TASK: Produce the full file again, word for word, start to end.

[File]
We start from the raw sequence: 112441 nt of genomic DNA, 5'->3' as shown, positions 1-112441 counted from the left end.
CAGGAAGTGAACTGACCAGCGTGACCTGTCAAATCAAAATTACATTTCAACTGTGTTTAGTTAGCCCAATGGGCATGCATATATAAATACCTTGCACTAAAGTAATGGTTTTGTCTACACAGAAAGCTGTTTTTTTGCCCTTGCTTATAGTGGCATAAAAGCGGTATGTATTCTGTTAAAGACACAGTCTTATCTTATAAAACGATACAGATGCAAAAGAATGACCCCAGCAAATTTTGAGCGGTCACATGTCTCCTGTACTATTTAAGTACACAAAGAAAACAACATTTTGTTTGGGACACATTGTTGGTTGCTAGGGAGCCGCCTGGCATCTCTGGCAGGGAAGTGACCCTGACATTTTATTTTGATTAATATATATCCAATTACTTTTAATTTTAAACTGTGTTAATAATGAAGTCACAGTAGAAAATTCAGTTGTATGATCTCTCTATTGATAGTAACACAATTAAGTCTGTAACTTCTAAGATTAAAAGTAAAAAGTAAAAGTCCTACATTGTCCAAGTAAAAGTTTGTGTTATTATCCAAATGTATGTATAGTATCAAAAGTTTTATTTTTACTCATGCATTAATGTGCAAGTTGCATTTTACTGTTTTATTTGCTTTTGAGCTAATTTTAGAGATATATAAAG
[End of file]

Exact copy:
We start from the raw sequence: 112441 nt of genomic DNA, 5'->3' as shown, positions 1-112441 counted from the left end.
CAGGAAGTGAACTGACCAGCGTGACCTGTCAAATCAAAATTACATTTCAACTGTGTTTAGTTAGCCCAATGGGCATGCATATATAAATACCTTGCACTAAAGTAATGGTTTTGTCTACACAGAAAGCTGTTTTTTTGCCCTTGCTTATAGTGGCATAAAAGCGGTATGTATTCTGTTAAAGACACAGTCTTATCTTATAAAACGATACAGATGCAAAAGAATGACCCCAGCAAATTTTGAGCGGTCACATGTCTCCTGTACTATTTAAGTACACAAAGAAAACAACATTTTGTTTGGGACACATTGTTGGTTGCTAGGGAGCCGCCTGGCATCTCTGGCAGGGAAGTGACCCTGACATTTTATTTTGATTAATATATATCCAATTACTTTTAATTTTAAACTGTGTTAATAATGAAGTCACAGTAGAAAATTCAGTTGTATGATCTCTCTATTGATAGTAACACAATTAAGTCTGTAACTTCTAAGATTAAAAGTAAAAAGTAAAAGTCCTACATTGTCCAAGTAAAAGTTTGTGTTATTATCCAAATGTATGTATAGTATCAAAAGTTTTATTTTTACTCATGCATTAATGTGCAAGTTGCATTTTACTGTTTTATTTGCTTTTGAGCTAATTTTAGAGATATATAAAG